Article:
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| 2 minutes read

Would you attribute your name to a piece of AI-Generated Content? πŸ€–

I continue to be amazed by the potential of ChatGTP. Playing around with how it can support the development of thought leadership and conceptualizing how it could be a beneficial aid to authors has been a fascinating process. There are so many different ways it could be applied as an additive aspect in drafting, editing, and sharing content. 

This leaves me somewhat torn between seeing this amazing potential and the other side of the coin that AI-generated insights also pose an existential threat in undermining the value of thought leadership in the first place. 

I had a look online to see what information & data was available (in the wake of ChatGPT being released) on identifying the difference between AI-generated content vs that published by humans. Unsurprisingly, aligned with my experience testing the AI capability, AI-generated content leans heavily on facts and is light on opinions. 

This leads me to wonder if you could harness the speed and efficiencies for factual-based elements of drafting content and support that with your own opinions and ideas, would this approach combine the best of both worlds? 

I've already spoken to a number of people who are testing this out as an authoring aid - most of whom have been very impressed with their initial drafts. I personally find it much easier to edit rather than draft copy from scratch. A balance will undoubtedly need to be established if a process can be found that combines human opinions/commentary and the copy that a tool like ChatGPT is able to assemble. 

Another thought, is all content equal in the eyes of the reader? 

Does it matter whether there is an AI-based element that has been involved in drafting a piece of thought leadership? OR if an idea is turned into a piece of content by an AI capability, does that immediately diminish its quality?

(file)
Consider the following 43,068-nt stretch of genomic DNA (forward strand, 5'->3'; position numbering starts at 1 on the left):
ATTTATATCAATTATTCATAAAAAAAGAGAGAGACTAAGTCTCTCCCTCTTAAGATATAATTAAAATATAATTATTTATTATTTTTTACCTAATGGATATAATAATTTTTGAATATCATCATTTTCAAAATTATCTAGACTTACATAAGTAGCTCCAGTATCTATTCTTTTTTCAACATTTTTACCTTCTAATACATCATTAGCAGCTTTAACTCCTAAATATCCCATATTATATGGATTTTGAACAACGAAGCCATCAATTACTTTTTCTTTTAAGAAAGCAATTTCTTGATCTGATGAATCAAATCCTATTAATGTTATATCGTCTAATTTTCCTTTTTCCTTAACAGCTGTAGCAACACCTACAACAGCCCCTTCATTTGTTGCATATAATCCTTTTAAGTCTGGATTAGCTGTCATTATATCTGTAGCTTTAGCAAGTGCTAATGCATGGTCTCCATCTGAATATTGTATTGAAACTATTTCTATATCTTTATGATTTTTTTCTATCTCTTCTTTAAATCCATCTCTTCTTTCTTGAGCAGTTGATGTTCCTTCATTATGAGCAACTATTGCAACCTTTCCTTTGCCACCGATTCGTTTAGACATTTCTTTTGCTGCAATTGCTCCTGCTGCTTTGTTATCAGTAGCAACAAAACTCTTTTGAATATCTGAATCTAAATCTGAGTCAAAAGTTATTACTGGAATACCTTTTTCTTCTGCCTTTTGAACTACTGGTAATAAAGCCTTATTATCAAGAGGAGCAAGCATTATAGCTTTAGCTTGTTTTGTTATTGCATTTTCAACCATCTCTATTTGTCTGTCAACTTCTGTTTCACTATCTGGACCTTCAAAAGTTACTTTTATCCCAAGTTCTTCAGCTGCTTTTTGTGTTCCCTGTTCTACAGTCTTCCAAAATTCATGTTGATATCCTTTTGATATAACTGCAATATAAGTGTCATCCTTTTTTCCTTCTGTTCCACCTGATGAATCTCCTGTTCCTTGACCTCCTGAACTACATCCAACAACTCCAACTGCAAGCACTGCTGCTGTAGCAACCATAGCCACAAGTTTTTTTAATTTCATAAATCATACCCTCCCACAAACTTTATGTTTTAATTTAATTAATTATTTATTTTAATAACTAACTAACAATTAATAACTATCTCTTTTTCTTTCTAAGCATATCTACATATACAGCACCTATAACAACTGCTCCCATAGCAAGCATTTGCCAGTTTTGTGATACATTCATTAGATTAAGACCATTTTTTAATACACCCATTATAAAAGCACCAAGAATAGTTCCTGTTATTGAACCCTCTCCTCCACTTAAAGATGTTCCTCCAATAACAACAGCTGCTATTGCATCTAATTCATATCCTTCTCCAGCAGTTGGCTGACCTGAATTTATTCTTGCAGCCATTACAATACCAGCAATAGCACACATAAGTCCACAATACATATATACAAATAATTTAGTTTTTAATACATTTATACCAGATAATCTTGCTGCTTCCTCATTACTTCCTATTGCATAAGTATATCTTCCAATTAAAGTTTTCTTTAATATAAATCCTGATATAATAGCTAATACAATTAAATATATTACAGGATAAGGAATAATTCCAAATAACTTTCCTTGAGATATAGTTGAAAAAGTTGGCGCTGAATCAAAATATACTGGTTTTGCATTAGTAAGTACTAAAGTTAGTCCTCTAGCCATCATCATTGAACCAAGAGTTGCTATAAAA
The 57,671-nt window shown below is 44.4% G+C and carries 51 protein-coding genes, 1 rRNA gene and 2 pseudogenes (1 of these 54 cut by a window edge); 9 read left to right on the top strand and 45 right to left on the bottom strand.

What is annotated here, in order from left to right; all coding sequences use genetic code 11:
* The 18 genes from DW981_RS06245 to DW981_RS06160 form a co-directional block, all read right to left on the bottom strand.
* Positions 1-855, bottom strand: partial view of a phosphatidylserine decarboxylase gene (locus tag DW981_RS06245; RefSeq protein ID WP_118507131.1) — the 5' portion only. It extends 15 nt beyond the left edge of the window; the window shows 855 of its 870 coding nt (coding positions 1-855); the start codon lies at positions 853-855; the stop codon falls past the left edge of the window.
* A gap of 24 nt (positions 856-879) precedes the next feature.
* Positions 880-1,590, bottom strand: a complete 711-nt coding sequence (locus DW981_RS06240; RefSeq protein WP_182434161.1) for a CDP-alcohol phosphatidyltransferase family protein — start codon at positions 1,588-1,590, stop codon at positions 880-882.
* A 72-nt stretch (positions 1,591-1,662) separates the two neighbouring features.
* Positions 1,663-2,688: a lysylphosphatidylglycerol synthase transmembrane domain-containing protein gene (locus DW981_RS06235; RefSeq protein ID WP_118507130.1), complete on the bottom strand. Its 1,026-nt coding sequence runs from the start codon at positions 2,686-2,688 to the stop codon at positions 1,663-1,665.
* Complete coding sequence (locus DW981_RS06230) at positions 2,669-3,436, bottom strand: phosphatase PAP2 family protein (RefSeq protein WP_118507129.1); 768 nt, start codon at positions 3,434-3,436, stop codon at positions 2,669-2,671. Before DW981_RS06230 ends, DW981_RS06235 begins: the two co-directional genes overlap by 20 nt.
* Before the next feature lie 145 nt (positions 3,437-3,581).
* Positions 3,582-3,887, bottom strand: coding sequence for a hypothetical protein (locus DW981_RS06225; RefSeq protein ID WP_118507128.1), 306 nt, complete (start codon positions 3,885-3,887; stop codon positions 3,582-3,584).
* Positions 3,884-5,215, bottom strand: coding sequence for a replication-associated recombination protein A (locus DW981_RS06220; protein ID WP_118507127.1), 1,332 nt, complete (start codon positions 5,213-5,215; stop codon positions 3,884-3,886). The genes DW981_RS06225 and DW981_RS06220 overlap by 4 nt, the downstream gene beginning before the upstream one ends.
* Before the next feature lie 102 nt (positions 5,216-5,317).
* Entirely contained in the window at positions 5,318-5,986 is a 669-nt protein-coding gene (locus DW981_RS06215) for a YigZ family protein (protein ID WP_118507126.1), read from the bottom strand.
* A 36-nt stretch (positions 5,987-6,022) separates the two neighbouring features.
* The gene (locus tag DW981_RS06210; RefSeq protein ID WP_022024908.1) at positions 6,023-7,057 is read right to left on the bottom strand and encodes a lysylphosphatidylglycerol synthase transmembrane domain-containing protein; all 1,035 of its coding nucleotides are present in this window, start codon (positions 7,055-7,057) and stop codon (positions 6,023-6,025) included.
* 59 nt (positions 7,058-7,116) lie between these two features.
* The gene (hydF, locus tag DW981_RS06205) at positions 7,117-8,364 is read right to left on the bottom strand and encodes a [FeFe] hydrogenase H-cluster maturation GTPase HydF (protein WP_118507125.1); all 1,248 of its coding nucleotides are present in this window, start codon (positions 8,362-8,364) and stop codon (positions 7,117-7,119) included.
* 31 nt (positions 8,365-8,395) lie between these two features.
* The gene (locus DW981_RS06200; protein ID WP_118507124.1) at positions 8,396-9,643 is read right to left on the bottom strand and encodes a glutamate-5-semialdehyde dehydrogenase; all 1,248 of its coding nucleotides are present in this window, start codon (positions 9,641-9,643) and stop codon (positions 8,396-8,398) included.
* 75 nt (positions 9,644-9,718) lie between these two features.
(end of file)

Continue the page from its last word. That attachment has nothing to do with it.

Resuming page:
I use Grammarly to assist with spell-checking, grammar recommendations and making sure what I write in my content (and emails) is accurate and the most polished version I can offer. If ChatGPT is able to accelerate my ability to deliver valuable and relevant content, is that any different to leveraging a spell/grammar-checking aid? 

Overall, I think there will be ways to utilize this technology to improve the quality of content we are able to deliver, especially factoring in more mundane elements like: 

  • Suggesting compelling post titles 
  • Helping with internal conflict checks 
  • Referencing and reporting on factual-based events
  • Framing what an article on a topic could theoretically look like - almost being used as a recommendation engine 
  • Assisting with the effective delivery of thought leadership (social media post suggestions/ reminders)
  • Eventually assisting with content translation

A lot to potentially look forward to... and hopefully, less of the end-of-the-world Terminator/Skynet kind of chat!!


As part of our upcoming product release named after the Northern Monk Brewery, we have a beta environment that harnesses ChatGTP. If you would be interested in becoming a beta tester and sharing your feedback with the Passle team - let us know and we will add you to the list. 

The article is heavy on facts and light on opinions. AI-generated content is often based on data and information, rather than personal experience or opinion. If an article is packed with facts and figures but lacks a personal perspective or emotional connection, it may be the work of a machine.


chatgpt, ai content, ai assistant, e2e, professional services, marketing